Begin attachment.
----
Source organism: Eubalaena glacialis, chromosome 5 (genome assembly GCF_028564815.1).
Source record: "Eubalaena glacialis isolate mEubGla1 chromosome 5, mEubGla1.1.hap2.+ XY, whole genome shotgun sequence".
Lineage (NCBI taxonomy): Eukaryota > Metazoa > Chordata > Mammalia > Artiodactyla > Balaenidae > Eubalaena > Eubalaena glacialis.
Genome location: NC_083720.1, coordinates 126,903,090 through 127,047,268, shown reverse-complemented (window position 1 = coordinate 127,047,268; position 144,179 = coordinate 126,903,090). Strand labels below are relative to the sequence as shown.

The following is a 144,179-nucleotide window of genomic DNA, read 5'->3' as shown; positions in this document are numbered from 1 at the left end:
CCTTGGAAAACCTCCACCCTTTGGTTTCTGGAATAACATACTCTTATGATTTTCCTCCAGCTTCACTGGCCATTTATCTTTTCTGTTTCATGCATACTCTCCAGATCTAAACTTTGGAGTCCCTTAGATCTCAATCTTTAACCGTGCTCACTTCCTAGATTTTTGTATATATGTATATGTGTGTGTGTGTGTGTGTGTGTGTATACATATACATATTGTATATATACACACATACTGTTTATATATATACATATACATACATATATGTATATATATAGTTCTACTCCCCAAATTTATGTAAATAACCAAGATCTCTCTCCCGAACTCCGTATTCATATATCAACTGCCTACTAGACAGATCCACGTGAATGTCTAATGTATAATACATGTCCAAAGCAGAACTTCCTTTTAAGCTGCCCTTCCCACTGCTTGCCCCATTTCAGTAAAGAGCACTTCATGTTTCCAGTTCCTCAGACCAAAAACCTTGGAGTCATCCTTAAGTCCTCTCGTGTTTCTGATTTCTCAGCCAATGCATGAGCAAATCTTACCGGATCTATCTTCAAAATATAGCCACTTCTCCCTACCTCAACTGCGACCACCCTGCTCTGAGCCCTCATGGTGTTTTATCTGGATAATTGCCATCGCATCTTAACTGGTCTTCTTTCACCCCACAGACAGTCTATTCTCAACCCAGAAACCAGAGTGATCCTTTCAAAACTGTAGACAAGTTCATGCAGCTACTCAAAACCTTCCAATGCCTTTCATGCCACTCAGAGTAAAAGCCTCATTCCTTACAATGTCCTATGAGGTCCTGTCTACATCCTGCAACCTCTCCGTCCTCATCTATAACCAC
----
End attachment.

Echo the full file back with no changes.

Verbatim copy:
Source organism: Eubalaena glacialis, chromosome 5 (genome assembly GCF_028564815.1).
Source record: "Eubalaena glacialis isolate mEubGla1 chromosome 5, mEubGla1.1.hap2.+ XY, whole genome shotgun sequence".
Lineage (NCBI taxonomy): Eukaryota > Metazoa > Chordata > Mammalia > Artiodactyla > Balaenidae > Eubalaena > Eubalaena glacialis.
Genome location: NC_083720.1, coordinates 126,903,090 through 127,047,268, shown reverse-complemented (window position 1 = coordinate 127,047,268; position 144,179 = coordinate 126,903,090). Strand labels below are relative to the sequence as shown.

The following is a 144,179-nucleotide window of genomic DNA, read 5'->3' as shown; positions in this document are numbered from 1 at the left end:
CCTTGGAAAACCTCCACCCTTTGGTTTCTGGAATAACATACTCTTATGATTTTCCTCCAGCTTCACTGGCCATTTATCTTTTCTGTTTCATGCATACTCTCCAGATCTAAACTTTGGAGTCCCTTAGATCTCAATCTTTAACCGTGCTCACTTCCTAGATTTTTGTATATATGTATATGTGTGTGTGTGTGTGTGTGTGTGTATACATATACATATTGTATATATACACACATACTGTTTATATATATACATATACATACATATATGTATATATATAGTTCTACTCCCCAAATTTATGTAAATAACCAAGATCTCTCTCCCGAACTCCGTATTCATATATCAACTGCCTACTAGACAGATCCACGTGAATGTCTAATGTATAATACATGTCCAAAGCAGAACTTCCTTTTAAGCTGCCCTTCCCACTGCTTGCCCCATTTCAGTAAAGAGCACTTCATGTTTCCAGTTCCTCAGACCAAAAACCTTGGAGTCATCCTTAAGTCCTCTCGTGTTTCTGATTTCTCAGCCAATGCATGAGCAAATCTTACCGGATCTATCTTCAAAATATAGCCACTTCTCCCTACCTCAACTGCGACCACCCTGCTCTGAGCCCTCATGGTGTTTTATCTGGATAATTGCCATCGCATCTTAACTGGTCTTCTTTCACCCCACAGACAGTCTATTCTCAACCCAGAAACCAGAGTGATCCTTTCAAAACTGTAGACAAGTTCATGCAGCTACTCAAAACCTTCCAATGCCTTTCATGCCACTCAGAGTAAAAGCCTCATTCCTTACAATGTCCTATGAGGTCCTGTCTACATCCTGCAACCTCTCCGTCCTCATCTATAACCAC